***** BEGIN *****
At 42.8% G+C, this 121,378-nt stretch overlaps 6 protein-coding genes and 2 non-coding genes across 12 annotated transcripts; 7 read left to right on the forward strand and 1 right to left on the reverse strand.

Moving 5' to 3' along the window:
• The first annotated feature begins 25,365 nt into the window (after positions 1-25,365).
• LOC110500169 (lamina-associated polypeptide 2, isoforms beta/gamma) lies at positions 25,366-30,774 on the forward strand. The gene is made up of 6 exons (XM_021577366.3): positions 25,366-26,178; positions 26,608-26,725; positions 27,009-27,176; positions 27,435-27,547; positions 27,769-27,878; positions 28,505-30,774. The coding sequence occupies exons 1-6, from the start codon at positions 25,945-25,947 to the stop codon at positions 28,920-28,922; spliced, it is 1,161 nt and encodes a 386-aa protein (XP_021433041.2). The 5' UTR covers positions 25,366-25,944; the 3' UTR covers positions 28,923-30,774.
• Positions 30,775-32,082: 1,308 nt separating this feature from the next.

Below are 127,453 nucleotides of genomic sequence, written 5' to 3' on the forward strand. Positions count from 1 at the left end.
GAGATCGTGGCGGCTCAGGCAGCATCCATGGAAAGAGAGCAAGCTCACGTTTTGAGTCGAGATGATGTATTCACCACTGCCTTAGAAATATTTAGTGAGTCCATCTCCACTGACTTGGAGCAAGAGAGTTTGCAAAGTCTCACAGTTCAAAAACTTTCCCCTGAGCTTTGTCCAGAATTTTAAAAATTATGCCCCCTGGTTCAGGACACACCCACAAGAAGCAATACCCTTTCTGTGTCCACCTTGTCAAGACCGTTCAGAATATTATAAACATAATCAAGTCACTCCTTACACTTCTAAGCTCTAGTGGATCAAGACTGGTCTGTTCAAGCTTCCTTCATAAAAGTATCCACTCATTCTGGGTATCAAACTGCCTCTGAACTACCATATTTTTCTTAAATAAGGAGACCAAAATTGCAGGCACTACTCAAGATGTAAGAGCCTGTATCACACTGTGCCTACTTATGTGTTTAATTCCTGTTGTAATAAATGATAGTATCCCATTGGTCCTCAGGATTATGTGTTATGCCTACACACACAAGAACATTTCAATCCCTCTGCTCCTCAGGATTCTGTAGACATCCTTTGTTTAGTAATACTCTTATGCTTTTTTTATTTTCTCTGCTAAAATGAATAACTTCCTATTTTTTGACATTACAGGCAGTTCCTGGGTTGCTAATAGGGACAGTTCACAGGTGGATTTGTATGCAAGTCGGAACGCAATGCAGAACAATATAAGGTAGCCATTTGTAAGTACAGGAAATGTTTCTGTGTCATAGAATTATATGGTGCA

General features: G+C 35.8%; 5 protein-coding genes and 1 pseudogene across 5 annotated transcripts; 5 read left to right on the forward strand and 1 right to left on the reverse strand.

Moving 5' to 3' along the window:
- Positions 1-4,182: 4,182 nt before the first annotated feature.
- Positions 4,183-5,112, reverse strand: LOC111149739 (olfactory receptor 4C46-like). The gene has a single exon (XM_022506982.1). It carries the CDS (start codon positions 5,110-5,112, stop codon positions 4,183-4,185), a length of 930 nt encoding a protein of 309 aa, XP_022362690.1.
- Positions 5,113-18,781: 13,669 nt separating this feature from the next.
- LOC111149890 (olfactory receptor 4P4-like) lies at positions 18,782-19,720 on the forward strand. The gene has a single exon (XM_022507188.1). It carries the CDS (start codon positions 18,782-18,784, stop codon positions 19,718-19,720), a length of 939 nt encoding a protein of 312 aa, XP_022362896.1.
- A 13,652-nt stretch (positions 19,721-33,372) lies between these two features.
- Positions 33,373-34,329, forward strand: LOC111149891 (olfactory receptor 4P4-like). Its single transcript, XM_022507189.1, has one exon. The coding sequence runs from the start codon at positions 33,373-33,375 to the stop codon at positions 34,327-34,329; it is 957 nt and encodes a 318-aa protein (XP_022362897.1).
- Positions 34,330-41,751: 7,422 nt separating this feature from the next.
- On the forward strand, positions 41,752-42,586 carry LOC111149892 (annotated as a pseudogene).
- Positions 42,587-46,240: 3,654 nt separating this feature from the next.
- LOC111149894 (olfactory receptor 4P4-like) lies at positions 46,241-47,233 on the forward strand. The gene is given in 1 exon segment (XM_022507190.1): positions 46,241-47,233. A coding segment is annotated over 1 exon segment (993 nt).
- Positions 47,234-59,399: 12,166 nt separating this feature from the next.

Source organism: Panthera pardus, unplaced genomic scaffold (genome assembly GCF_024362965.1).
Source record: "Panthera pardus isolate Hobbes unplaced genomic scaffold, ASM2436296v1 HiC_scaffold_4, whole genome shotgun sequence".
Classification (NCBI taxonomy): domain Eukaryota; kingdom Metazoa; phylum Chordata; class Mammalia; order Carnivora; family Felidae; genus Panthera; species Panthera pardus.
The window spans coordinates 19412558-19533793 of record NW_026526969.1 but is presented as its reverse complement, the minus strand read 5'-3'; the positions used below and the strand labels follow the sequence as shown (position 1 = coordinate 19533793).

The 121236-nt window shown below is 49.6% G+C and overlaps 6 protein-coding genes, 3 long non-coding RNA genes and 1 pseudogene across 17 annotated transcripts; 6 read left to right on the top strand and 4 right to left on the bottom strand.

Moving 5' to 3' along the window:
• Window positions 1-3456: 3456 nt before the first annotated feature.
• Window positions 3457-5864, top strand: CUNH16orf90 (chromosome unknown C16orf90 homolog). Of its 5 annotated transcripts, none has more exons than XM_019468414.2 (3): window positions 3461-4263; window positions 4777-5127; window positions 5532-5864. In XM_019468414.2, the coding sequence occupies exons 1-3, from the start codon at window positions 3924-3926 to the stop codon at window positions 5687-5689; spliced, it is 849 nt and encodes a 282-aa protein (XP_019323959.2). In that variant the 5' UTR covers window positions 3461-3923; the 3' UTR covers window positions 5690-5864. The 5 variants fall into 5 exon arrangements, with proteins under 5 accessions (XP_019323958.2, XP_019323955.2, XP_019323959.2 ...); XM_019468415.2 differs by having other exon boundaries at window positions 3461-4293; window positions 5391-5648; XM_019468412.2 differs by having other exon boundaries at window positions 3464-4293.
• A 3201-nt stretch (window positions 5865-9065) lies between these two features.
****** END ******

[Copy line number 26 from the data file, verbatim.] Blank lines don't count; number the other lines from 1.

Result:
Moving 5' to 3' along the window: